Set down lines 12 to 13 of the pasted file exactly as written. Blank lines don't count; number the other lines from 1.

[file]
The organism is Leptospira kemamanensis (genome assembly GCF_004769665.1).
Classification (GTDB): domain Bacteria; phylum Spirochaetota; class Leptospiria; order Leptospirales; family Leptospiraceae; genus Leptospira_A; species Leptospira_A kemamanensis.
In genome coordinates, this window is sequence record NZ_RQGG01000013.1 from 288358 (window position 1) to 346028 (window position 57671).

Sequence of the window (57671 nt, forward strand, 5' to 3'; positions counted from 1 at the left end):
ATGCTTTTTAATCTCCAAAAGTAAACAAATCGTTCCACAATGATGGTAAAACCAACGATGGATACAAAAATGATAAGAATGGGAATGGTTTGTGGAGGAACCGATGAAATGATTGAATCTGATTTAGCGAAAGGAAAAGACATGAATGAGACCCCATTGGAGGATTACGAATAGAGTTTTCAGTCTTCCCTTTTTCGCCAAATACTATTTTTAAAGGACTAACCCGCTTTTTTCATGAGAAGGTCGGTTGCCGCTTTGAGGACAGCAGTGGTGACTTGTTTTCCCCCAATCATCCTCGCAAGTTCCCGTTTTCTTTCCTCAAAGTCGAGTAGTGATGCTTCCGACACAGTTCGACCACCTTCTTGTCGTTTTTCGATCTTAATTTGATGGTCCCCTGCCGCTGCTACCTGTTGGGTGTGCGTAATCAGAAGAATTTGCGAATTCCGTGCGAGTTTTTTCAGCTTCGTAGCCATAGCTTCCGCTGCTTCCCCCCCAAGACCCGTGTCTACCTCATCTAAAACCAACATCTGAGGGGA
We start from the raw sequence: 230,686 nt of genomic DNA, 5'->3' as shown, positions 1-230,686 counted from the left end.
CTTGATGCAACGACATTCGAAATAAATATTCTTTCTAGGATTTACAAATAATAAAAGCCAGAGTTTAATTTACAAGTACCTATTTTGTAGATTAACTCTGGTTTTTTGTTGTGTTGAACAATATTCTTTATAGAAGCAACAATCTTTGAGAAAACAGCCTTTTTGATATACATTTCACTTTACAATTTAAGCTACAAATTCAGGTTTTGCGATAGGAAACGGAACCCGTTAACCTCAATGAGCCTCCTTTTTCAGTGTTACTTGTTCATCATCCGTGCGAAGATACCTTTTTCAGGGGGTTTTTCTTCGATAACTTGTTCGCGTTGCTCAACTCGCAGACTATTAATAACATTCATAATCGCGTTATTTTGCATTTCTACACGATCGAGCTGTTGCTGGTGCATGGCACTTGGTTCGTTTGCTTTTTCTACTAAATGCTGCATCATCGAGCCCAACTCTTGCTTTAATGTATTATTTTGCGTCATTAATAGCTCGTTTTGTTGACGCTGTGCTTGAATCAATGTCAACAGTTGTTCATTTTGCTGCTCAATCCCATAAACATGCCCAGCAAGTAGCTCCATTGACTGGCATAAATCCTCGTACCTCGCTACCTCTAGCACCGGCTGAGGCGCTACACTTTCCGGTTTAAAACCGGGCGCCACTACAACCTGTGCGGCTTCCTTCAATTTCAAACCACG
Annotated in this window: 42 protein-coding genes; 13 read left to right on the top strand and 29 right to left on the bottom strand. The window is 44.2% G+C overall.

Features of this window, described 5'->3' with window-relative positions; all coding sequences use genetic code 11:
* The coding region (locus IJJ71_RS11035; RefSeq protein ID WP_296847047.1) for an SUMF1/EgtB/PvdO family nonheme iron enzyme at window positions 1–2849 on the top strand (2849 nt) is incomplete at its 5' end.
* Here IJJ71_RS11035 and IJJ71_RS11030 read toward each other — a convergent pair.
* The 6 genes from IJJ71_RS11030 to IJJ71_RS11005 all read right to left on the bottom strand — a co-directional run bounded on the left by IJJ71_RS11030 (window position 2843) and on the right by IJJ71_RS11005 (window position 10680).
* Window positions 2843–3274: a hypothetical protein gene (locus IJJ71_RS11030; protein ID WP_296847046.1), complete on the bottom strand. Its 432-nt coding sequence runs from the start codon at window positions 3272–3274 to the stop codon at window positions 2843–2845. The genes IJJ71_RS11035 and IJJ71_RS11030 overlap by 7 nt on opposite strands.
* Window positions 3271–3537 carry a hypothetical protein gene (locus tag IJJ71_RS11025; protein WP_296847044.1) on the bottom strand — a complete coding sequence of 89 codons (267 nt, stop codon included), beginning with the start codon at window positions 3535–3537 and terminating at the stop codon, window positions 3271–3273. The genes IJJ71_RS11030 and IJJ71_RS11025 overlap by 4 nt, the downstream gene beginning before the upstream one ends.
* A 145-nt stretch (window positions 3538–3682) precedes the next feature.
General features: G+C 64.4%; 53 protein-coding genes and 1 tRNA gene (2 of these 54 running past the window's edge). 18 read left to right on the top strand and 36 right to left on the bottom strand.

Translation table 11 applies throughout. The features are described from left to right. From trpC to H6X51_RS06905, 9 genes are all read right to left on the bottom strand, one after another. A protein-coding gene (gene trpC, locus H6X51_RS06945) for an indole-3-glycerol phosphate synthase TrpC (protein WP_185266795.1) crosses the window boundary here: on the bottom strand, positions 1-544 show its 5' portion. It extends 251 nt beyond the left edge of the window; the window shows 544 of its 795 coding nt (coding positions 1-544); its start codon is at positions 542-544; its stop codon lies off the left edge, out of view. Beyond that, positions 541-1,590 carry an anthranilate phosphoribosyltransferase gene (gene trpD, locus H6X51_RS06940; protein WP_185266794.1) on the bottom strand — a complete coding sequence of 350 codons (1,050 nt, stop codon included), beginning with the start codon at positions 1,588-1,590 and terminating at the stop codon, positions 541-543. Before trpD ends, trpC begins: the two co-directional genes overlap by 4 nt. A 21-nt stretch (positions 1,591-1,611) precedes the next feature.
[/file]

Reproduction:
* The 6 genes from IJJ71_RS11030 to IJJ71_RS11005 all read right to left on the bottom strand — a co-directional run bounded on the left by IJJ71_RS11030 (window position 2843) and on the right by IJJ71_RS11005 (window position 10680).
* Window positions 2843–3274: a hypothetical protein gene (locus IJJ71_RS11030; protein ID WP_296847046.1), complete on the bottom strand. Its 432-nt coding sequence runs from the start codon at window positions 3272–3274 to the stop codon at window positions 2843–2845. The genes IJJ71_RS11035 and IJJ71_RS11030 overlap by 7 nt on opposite strands.